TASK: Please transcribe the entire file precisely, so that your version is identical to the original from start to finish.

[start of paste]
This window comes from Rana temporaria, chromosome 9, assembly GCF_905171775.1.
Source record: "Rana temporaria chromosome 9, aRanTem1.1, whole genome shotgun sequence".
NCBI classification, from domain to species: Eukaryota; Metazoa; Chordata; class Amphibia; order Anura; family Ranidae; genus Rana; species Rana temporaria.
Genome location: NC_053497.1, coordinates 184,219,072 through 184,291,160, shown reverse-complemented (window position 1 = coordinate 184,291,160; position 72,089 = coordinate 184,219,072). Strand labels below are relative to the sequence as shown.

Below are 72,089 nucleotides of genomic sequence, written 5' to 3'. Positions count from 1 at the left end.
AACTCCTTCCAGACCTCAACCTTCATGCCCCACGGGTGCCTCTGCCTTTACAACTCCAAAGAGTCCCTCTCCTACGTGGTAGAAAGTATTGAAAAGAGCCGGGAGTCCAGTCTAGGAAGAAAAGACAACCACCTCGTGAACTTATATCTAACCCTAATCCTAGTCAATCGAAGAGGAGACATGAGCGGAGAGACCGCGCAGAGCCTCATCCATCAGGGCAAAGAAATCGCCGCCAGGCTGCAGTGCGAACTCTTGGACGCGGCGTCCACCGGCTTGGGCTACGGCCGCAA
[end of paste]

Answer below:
This window comes from Rana temporaria, chromosome 9, assembly GCF_905171775.1.
Source record: "Rana temporaria chromosome 9, aRanTem1.1, whole genome shotgun sequence".
NCBI classification, from domain to species: Eukaryota; Metazoa; Chordata; class Amphibia; order Anura; family Ranidae; genus Rana; species Rana temporaria.
Genome location: NC_053497.1, coordinates 184,219,072 through 184,291,160, shown reverse-complemented (window position 1 = coordinate 184,291,160; position 72,089 = coordinate 184,219,072). Strand labels below are relative to the sequence as shown.

Below are 72,089 nucleotides of genomic sequence, written 5' to 3'. Positions count from 1 at the left end.
AACTCCTTCCAGACCTCAACCTTCATGCCCCACGGGTGCCTCTGCCTTTACAACTCCAAAGAGTCCCTCTCCTACGTGGTAGAAAGTATTGAAAAGAGCCGGGAGTCCAGTCTAGGAAGAAAAGACAACCACCTCGTGAACTTATATCTAACCCTAATCCTAGTCAATCGAAGAGGAGACATGAGCGGAGAGACCGCGCAGAGCCTCATCCATCAGGGCAAAGAAATCGCCGCCAGGCTGCAGTGCGAACTCTTGGACGCGGCGTCCACCGGCTTGGGCTACGGCCGCAA